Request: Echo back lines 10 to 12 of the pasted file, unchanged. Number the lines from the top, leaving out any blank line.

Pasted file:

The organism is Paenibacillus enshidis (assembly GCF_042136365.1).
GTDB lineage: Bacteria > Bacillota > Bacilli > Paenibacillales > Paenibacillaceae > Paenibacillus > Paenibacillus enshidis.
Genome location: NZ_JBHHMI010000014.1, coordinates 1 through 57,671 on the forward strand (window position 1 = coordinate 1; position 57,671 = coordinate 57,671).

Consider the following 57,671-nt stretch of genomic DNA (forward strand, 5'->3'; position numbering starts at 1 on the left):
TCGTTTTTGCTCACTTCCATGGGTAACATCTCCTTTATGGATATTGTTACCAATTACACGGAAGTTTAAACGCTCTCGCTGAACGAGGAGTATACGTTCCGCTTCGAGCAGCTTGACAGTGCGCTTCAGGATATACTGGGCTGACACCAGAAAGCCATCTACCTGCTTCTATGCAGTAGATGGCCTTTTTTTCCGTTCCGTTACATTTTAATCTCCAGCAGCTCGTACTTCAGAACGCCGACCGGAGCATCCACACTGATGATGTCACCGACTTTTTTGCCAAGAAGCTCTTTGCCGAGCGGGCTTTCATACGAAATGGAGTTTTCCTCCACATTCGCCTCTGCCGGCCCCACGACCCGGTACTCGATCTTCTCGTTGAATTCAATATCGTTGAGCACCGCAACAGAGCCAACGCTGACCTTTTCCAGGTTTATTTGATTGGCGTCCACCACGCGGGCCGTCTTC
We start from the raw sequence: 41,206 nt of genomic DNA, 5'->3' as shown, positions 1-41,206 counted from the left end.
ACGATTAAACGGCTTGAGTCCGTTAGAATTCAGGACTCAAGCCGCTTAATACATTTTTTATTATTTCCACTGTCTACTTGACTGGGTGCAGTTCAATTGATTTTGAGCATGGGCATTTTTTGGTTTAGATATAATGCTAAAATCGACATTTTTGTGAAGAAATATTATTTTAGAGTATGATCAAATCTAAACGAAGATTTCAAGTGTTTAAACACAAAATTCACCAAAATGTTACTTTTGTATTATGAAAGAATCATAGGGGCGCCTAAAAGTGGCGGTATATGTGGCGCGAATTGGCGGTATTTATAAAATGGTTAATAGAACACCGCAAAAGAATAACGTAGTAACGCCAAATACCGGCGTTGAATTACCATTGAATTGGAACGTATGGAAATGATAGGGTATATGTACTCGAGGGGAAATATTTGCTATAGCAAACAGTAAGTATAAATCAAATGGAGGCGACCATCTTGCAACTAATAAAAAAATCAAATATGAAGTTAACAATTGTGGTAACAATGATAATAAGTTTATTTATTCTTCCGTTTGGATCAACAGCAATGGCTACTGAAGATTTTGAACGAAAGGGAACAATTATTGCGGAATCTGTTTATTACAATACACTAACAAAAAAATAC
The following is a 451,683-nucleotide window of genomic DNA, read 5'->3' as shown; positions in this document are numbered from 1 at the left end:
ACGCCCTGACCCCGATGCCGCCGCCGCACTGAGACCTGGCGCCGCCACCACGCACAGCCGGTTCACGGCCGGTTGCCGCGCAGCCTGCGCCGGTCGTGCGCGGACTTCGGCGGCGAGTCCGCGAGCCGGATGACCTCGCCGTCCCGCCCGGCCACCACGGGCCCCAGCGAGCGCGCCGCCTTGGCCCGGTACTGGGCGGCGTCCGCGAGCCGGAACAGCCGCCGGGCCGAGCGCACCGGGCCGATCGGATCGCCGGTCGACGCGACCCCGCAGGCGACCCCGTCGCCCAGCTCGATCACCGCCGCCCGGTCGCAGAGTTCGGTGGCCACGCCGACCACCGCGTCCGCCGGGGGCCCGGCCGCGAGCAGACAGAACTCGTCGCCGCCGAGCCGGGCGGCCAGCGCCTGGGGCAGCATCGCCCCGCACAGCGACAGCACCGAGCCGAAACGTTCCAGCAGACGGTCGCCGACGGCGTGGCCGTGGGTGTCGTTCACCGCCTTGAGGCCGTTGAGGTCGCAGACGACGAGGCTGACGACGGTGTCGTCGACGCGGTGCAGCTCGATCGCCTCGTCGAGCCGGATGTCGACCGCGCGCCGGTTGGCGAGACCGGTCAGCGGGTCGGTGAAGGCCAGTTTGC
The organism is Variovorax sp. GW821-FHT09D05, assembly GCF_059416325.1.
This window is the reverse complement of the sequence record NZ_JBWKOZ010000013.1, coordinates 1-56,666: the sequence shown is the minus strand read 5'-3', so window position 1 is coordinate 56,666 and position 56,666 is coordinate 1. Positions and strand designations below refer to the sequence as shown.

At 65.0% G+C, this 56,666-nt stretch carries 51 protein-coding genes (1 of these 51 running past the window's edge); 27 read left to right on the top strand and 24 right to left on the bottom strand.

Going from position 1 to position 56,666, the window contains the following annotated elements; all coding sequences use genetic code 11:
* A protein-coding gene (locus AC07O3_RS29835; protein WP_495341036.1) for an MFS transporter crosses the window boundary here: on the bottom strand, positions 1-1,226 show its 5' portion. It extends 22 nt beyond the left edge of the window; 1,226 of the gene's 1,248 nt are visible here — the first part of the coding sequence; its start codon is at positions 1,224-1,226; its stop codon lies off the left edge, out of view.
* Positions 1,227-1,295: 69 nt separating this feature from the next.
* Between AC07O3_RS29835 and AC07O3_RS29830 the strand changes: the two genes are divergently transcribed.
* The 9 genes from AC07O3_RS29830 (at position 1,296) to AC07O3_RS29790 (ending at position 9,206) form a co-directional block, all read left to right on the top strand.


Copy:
The organism is Variovorax sp. GW821-FHT09D05, assembly GCF_059416325.1.
This window is the reverse complement of the sequence record NZ_JBWKOZ010000013.1, coordinates 1-56,666: the sequence shown is the minus strand read 5'-3', so window position 1 is coordinate 56,666 and position 56,666 is coordinate 1. Positions and strand designations below refer to the sequence as shown.

At 65.0% G+C, this 56,666-nt stretch carries 51 protein-coding genes (1 of these 51 running past the window's edge); 27 read left to right on the top strand and 24 right to left on the bottom strand.